Low Power FM (LPFM) is a US broadcast service. LPFM licenses may be issued to educational entities, community broadcast operations, public safety and transportation organizations. LPFM is limited to 100 watts of effective radiated power (ERP).
Origins of LPFM
In January 2000, the Federal Communications Commission established Low Power FM (LPFM) as a new designated class of radio station. These stations were allowed to operate at 1–10 or 50–100 watts of power, compared to the minimum requirement for commercial stations at 100 watts. (47 C.F.R. 73.211). Originally, it was supported by activists and groups and figures associated with American progressivism; music artists (such as Bonnie Raitt); church leaders; and educators (for example, American Library Association, the Communication Workers of America labor union, the National League of Cities, and the United Church of Christ).
The original purpose of LPFM was to serve as an alternative to “radio homogenization”, as described in the J&MC Quarterly Journal, as “… Necessary to offset the growing consolidation of station ownership in the wake of the Telecommunications Act of 1996, which removed caps on radio ownership, as well as the decline of locally produced radio programming.” The main opposition to LPFMs came from the National Association of Broadcasters (NAB), which opposed the act on grounds to “maintain spectrum integrity” for commercial broadcasting, according to NAB President Edward O. Fritts.
Radio Broadcasting Preservation Act of 2000
Pressure from the National Association of Broadcasters urged Congress to slip the Radio Broadcasting Preservation Act of 2000 into a general spending bill that circulated through Congress. President Bill Clinton signed the bill in December 2000, albeit reluctantly. The actual bill that went through Congress was meant to tighten standards for LPFM stations, in an effort to make it harder for stations to be approved in order to protect full-power FM stations had these provisions:
- The FCC has the ability and jurisdiction to license LPFM stations.
- Third adjacent channel interference protections require LPFM stations to be separated by at least 0.6 MHz from all other stations with the intent of preventing signal interference.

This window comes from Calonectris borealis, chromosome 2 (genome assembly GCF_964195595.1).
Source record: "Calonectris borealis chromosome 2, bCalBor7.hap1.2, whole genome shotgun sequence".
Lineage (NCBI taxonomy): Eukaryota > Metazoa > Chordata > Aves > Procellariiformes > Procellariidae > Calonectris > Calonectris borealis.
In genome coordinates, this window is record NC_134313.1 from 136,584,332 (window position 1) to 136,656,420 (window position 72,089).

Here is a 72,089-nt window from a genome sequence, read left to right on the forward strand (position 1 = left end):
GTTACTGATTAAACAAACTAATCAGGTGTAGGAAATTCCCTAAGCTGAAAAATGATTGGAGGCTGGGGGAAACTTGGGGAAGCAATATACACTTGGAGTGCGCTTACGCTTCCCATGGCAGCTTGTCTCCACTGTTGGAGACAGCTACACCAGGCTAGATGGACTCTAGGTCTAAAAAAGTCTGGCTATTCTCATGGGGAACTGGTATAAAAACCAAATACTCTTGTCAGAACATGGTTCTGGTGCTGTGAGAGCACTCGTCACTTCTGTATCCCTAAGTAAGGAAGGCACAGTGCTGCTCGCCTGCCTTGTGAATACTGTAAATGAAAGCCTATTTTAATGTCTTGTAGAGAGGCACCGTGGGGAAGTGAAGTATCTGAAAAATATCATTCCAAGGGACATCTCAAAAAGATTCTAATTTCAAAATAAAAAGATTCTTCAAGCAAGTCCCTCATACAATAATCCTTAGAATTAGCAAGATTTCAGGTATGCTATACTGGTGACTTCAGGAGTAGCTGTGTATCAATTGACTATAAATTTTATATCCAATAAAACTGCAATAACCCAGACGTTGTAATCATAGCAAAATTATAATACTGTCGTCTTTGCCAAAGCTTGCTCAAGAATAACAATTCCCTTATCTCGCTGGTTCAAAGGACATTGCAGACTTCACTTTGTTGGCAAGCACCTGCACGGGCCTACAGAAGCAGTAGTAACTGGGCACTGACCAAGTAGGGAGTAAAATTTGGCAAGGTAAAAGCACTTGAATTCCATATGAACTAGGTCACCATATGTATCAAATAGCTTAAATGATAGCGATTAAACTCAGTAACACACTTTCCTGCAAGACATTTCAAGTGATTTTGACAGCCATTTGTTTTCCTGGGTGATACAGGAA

- Applicants who have engaged in the unlicensed operation of any station cannot receive LPFM licenses.
- The FCC agreed to commission studies on the interference effects and economic impact of LPFM on full-power stations (the findings, later published in the MITRE Corporation Report, suggest that third adjacent channel interference protections may not be necessary).
This act basically shifted policy making from the FCC to Congress, which was considered an insult against the FCC.
Local Community Radio Act of 2005
The Local Community Radio Act of 2005 was introduced by Senators John McCain, Maria Cantwell and Patrick Leahy. After the FCC complied with the provisions of the Radio Broadcasting Act of 2000 by commissioning the MITRE Report to test if there was significant interference from LPFM stations on the full-power stations, the study showed that the interference of LPFM is minimal and would not have a significant effect on other stations. According to Sen. Leahy, “This bill will open up the airwaves to truly local broadcasting while protecting full-power broadcasters from unreasonable interference and preserving important services such as reading services for the blind.”
Local Community Radio Act of 2007
Sponsored in the U.S. House of Representatives by Congressmen Mike Doyle and Lee Terry and in the United States Senate by Senators Maria Cantwell and John McCain, the Local Community Radio Act of 2007 failed to be voted on. The House bill, H.R. 2802, was referred to the Subcommittee on Telecommunications and the Internet on June 21, 2007. Since the bill was not passed in FY 2007, the bill was removed from the docket as Never Passed.